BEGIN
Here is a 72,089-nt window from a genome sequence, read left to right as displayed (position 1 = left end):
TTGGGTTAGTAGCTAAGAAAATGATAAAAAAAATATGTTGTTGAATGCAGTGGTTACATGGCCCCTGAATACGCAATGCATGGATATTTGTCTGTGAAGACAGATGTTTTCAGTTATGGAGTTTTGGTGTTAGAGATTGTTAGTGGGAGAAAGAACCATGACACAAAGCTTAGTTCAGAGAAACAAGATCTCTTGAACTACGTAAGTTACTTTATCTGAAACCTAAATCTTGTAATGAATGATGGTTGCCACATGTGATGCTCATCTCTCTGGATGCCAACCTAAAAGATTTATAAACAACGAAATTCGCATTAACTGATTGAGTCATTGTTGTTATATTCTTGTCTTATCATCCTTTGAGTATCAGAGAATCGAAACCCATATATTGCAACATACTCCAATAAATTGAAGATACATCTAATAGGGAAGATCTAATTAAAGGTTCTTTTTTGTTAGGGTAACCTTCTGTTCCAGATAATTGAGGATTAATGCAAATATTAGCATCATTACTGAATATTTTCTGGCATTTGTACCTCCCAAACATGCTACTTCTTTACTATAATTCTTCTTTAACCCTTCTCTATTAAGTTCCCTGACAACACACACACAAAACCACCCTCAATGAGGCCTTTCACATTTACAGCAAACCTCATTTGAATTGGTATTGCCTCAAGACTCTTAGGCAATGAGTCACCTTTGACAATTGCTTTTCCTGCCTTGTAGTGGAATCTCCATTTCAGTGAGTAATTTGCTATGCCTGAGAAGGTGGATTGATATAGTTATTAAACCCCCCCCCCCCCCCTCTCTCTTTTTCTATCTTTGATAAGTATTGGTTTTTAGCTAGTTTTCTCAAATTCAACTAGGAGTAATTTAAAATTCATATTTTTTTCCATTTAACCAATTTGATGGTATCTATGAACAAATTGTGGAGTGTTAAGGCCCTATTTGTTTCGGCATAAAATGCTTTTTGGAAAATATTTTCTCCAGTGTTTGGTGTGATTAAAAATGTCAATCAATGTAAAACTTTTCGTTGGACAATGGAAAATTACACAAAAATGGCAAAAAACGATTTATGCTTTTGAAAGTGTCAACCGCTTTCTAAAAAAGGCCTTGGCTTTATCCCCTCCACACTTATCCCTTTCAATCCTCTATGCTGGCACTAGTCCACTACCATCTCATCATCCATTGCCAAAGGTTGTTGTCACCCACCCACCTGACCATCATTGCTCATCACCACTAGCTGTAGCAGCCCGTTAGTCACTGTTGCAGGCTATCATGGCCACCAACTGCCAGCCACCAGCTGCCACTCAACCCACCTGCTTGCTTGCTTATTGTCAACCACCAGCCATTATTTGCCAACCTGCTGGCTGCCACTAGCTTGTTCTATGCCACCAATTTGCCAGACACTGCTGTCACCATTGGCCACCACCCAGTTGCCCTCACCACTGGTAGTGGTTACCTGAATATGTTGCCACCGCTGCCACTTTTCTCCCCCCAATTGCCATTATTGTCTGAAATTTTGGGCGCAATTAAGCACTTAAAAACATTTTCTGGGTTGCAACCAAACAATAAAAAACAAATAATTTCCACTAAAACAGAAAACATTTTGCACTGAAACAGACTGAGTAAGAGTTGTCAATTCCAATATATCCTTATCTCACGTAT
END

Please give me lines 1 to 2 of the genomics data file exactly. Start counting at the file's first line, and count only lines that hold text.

Here is a 72,089-nt window from a genome sequence, read left to right as displayed (position 1 = left end):
TTGGGTTAGTAGCTAAGAAAATGATAAAAAAAATATGTTGTTGAATGCAGTGGTTACATGGCCCCTGAATACGCAATGCATGGATATTTGTCTGTGAAGACAGATGTTTTCAGTTATGGAGTTTTGGTGTTAGAGATTGTTAGTGGGAGAAAGAACCATGACACAAAGCTTAGTTCAGAGAAACAAGATCTCTTGAACTACGTAAGTTACTTTATCTGAAACCTAAATCTTGTAATGAATGATGGTTGCCACATGTGATGCTCATCTCTCTGGATGCCAACCTAAAAGATTTATAAACAACGAAATTCGCATTAACTGATTGAGTCATTGTTGTTATATTCTTGTCTTATCATCCTTTGAGTATCAGAGAATCGAAACCCATATATTGCAACATACTCCAATAAATTGAAGATACATCTAATAGGGAAGATCTAATTAAAGGTTCTTTTTTGTTAGGGTAACCTTCTGTTCCAGATAATTGAGGATTAATGCAAATATTAGCATCATTACTGAATATTTTCTGGCATTTGTACCTCCCAAACATGCTACTTCTTTACTATAATTCTTCTTTAACCCTTCTCTATTAAGTTCCCTGACAACACACACACAAAACCACCCTCAATGAGGCCTTTCACATTTACAGCAAACCTCATTTGAATTGGTATTGCCTCAAGACTCTTAGGCAATGAGTCACCTTTGACAATTGCTTTTCCTGCCTTGTAGTGGAATCTCCATTTCAGTGAGTAATTTGCTATGCCTGAGAAGGTGGATTGATATAGTTATTAAACCCCCCCCCCCCCCCTCTCTCTTTTTCTATCTTTGATAAGTATTGGTTTTTAGCTAGTTTTCTCAAATTCAACTAGGAGTAATTTAAAATTCATATTTTTTTCCATTTAACCAATTTGATGGTATCTATGAACAAATTGTGGAGTGTTAAGGCCCTATTTGTTTCGGCATAAAATGCTTTTTGGAAAATATTTTCTCCAGTGTTTGGTGTGATTAAAAATGTCAATCAATGTAAAACTTTTCGTTGGACAATGGAAAATTACACAAAAATGGCAAAAAACGATTTATGCTTTTGAAAGTGTCAACCGCTTTCTAAAAAAGGCCTTGGCTTTATCCCCTCCACACTTATCCCTTTCAATCCTCTATGCTGGCACTAGTCCACTACCATCTCATCATCCATTGCCAAAGGTTGTTGTCACCCACCCACCTGACCATCATTGCTCATCACCACTAGCTGTAGCAGCCCGTTAGTCACTGTTGCAGGCTATCATGGCCACCAACTGCCAGCCACCAGCTGCCACTCAACCCACCTGCTTGCTTGCTTATTGTCAACCACCAGCCATTATTTGCCAACCTGCTGGCTGCCACTAGCTTGTTCTATGCCACCAATTTGCCAGACACTGCTGTCACCATTGGCCACCACCCAGTTGCCCTCACCACTGGTAGTGGTTACCTGAATATGTTGCCACCGCTGCCACTTTTCTCCCCCCAATTGCCATTATTGTCTGAAATTTTGGGCGCAATTAAGCACTTAAAAACATTTTCTGGGTTGCAACCAAACAATAAAAAACAAATAATTTCCACTAAAACAGAAAACATTTTGCACTGAAACAGACTGAGTAAGAGTTGTCAATTCCAATATATCCTTATCTCACGTAT